Wednesday, 14 December 2011

A Woolly Christmas!

Out about town on Monday getting some Christmas essentials, I popped into a local charity which has occasionally come up trumps in the [distant] past.

I'm glad I did too, for there waiting for me on one of the racks was this pure wool jacket!  It was one of those things that just stood out amid a sea of nylon shell suits and worn out coats.  So I pounced on it straightaway and with mixed feelings noted it was a 42S, a size above what I usually take.  But it was of such good quality and condition that I thought I'd try it on anyway.  I was delighted to see that it lived up to its Short fitting at least, being just right in sleeve and body length.  Cursed with a short body and long legs - a genetic predisposition inherited from my great-grandfather - it has to be Short or nothing as anything else ends up finishing around my knees!  OK, so there was a little bit of room across the shoulders and around the middle, but not enough to break the deal I felt.  Certainly not for a measly £5, at any rate!  Besides, isn't that what sleeveless pullovers are for?  So home with me it came. 

On closer inspection and investigation it just gets better and better.  I'm not sure how well it shows up in these photos, but it is a lovely chocolate brown colour with a hint of red woven in and a blue check pattern.  Flap pockets etc., all present and correct.  I noticed the makers label on the inside pocket when I bought it, but the name conveyed nothing to me at the time.  Having just done some online digging I couldn't be more bucked.  It was made by Magee, an Irish firm that specialises in tweed but also dabbles in wool and linen.  They've been in business since 1866 and going by the contents of their website this jacket may well qualify as bargain of the year!

Pocket square also courtesy of American Auntie.  Quite popular too!

Now, staying with the woollen theme, you may recall in my post about Fair Isle jumpers a few months ago I mentioned that I'd had a sleeveless pullover knitted for me in the Fair Isle style using a special kind of "pre-treated" wool that creates the pattern as you knit and so avoids the fiddliness inherent in normal Fair Isle construction.  It's by no means up there with the best Scotland has to offer, but it's quite passable nonetheless.  And here it is - not bad, eh?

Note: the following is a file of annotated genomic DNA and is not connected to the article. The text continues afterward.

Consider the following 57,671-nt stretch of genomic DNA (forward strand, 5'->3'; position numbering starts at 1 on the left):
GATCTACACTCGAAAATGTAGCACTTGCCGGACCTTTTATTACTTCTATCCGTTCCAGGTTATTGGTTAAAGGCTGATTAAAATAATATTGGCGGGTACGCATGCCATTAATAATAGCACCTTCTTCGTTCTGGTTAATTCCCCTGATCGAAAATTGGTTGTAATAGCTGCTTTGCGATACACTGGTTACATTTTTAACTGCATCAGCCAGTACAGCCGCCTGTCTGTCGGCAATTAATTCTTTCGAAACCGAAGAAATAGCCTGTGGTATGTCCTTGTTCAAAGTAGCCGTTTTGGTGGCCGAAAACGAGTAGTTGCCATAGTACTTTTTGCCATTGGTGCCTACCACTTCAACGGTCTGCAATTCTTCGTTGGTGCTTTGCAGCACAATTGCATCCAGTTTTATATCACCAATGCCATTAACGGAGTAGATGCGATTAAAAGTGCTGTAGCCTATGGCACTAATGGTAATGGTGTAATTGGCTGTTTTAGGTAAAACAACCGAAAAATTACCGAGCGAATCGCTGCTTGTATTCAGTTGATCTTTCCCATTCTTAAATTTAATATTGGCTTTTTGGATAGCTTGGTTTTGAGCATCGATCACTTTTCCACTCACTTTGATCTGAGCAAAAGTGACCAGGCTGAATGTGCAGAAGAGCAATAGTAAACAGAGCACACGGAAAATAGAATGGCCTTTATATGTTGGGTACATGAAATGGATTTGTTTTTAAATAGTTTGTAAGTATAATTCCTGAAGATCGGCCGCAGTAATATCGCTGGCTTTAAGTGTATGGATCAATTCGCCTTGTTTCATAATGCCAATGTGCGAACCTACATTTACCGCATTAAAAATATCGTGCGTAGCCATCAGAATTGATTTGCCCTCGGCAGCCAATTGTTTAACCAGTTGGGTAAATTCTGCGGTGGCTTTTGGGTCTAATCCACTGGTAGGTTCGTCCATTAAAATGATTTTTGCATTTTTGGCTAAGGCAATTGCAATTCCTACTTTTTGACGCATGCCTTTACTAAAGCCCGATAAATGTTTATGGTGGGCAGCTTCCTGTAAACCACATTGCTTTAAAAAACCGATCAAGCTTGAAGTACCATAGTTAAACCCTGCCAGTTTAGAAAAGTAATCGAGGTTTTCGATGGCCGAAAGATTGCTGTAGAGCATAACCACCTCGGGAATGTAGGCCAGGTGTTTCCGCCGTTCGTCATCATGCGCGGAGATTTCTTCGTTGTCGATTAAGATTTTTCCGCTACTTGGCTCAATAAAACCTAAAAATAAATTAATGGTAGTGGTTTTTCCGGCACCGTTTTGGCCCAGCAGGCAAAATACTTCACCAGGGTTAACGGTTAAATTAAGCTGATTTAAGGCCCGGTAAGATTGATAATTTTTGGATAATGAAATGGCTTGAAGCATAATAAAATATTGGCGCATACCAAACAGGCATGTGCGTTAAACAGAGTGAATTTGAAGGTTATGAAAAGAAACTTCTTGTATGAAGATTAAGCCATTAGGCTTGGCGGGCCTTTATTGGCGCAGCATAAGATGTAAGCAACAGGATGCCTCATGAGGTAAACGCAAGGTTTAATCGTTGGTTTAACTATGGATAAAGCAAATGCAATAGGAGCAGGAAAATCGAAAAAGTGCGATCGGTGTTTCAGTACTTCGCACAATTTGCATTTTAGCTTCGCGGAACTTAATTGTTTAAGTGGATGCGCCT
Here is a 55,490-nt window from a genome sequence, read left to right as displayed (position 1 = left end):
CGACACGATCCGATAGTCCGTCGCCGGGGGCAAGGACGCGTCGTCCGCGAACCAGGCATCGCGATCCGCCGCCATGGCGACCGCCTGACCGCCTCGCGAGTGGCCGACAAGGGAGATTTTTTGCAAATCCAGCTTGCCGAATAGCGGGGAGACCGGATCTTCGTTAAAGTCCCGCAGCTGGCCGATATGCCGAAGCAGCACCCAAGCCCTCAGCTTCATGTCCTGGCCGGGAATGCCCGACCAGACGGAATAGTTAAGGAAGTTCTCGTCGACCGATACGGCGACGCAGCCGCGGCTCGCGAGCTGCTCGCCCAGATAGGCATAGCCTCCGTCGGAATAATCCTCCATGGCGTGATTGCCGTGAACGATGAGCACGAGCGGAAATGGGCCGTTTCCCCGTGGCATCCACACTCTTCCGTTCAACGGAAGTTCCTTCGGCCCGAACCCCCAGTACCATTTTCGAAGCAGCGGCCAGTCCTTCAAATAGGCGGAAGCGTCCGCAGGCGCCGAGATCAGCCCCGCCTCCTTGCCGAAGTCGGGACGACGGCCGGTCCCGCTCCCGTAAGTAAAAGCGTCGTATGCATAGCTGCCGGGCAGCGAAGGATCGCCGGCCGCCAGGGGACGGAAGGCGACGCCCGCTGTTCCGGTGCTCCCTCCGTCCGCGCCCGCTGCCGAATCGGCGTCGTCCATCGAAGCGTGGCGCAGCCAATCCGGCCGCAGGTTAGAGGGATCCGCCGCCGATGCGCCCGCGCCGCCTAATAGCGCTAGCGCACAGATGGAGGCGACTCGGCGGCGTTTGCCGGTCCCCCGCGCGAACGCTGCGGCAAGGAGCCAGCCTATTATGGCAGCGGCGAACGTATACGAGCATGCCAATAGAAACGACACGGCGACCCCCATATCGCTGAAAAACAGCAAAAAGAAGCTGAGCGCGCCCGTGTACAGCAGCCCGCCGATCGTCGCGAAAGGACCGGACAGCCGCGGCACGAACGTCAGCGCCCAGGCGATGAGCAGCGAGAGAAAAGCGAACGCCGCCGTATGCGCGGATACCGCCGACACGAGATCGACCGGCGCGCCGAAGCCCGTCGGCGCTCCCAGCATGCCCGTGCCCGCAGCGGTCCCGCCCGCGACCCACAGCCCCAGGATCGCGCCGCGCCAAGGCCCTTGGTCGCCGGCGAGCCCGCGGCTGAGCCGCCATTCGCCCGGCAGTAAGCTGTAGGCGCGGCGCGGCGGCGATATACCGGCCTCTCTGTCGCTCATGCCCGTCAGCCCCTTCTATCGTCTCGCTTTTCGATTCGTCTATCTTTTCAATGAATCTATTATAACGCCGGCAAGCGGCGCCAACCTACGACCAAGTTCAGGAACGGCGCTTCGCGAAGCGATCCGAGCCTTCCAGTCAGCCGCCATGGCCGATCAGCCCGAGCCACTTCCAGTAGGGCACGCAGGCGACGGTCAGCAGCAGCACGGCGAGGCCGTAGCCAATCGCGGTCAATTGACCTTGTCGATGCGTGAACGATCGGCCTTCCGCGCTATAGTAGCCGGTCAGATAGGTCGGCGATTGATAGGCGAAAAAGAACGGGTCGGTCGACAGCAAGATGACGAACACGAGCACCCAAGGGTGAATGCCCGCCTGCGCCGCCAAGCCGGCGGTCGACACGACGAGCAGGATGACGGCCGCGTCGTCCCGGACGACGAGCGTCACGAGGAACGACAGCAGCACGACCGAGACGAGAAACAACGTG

Finally, it is getting to that time of the year where it becomes necessary to roll out the big sartorial guns as winter really begins to bite.  Scotland has already been hit hard with snow, heavy winds and rain and by all forecasts that weather is due to head south any time soon.  I've got my heavy navy blue overcoats in readiness, but this is a good opportunity to show off the vintage brown wool overcoat that my lovely American aunt with the (shameless plug alert, shameless plug alert!!) eBay shop was kind enough to give me last year.  I thought my CandA International overcoat was heavy, but this is something else again!  This is a real beauty - prepare to be awestruck (I know I was!).

This baby was made some time between 1939 and 1949 (Union Made label on the inside pocket confirms this) by Kuppenheimer, a Chicago-based menswear manufacturer in business from 1876 to 1997.  It looks to have been made specially for Kaufmann's main Pittsburgh store.  Kaufmann's, for any non-US readers, was a major department store founded in 1871 and comparable to Gimbels (1887-1987) and Macy's (with whom they eventually merged in 2006).  This single picture doesn't do it justice, so I might do a whole post around it one day soon.

Well, that's it for this fashion post.  I hope you enjoyed it, and don't forget to wrap up warm - there's a storm coming by all accounts!


  1. Great jacket, and what a fab bargain!Well spotted that man! X

  2. Lovely jacket, I love window pane checks that match.

  3. WOW! A great bargain. Lucky it fitted too!

    A friend of mine knows a tailor (drycleaning and mending mostly- but he's gooood) who adjusts suits for a few quid. Said friend now boldly grabs vintage and designer charity shop bargains and adjusts them to fit- it never costs him more than £30 total, but his suits look made-to-measure.

    Charity shopping is definitely rewarding.

  4. What a bargain find! I think Charity Shops can be brilliant for mens suits if you're willing to have a hunt, Mr Chick has 2 or 3 full suits and a jacket or 2 that have all be such bargains!

    You look very dapper, and nice and warm!


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